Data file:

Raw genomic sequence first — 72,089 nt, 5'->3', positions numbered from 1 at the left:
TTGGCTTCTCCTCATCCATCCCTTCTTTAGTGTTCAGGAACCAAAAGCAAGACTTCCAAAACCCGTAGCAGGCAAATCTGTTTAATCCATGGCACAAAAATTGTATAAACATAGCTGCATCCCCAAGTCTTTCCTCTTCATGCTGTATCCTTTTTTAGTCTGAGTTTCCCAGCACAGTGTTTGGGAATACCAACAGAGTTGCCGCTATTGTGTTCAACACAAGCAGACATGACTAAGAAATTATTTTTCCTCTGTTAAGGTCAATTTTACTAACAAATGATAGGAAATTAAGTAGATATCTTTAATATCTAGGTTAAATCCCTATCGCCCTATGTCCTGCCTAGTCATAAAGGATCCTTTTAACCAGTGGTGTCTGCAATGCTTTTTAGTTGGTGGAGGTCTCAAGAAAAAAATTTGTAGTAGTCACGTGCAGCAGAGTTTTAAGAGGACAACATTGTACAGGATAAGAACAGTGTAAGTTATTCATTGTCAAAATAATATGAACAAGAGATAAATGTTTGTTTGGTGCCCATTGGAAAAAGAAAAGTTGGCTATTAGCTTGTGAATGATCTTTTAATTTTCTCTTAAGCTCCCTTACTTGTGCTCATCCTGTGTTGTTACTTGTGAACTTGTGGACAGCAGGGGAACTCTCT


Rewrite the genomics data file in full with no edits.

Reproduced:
Raw genomic sequence first — 72,089 nt, 5'->3', positions numbered from 1 at the left:
TTGGCTTCTCCTCATCCATCCCTTCTTTAGTGTTCAGGAACCAAAAGCAAGACTTCCAAAACCCGTAGCAGGCAAATCTGTTTAATCCATGGCACAAAAATTGTATAAACATAGCTGCATCCCCAAGTCTTTCCTCTTCATGCTGTATCCTTTTTTAGTCTGAGTTTCCCAGCACAGTGTTTGGGAATACCAACAGAGTTGCCGCTATTGTGTTCAACACAAGCAGACATGACTAAGAAATTATTTTTCCTCTGTTAAGGTCAATTTTACTAACAAATGATAGGAAATTAAGTAGATATCTTTAATATCTAGGTTAAATCCCTATCGCCCTATGTCCTGCCTAGTCATAAAGGATCCTTTTAACCAGTGGTGTCTGCAATGCTTTTTAGTTGGTGGAGGTCTCAAGAAAAAAATTTGTAGTAGTCACGTGCAGCAGAGTTTTAAGAGGACAACATTGTACAGGATAAGAACAGTGTAAGTTATTCATTGTCAAAATAATATGAACAAGAGATAAATGTTTGTTTGGTGCCCATTGGAAAAAGAAAAGTTGGCTATTAGCTTGTGAATGATCTTTTAATTTTCTCTTAAGCTCCCTTACTTGTGCTCATCCTGTGTTGTTACTTGTGAACTTGTGGACAGCAGGGGAACTCTCT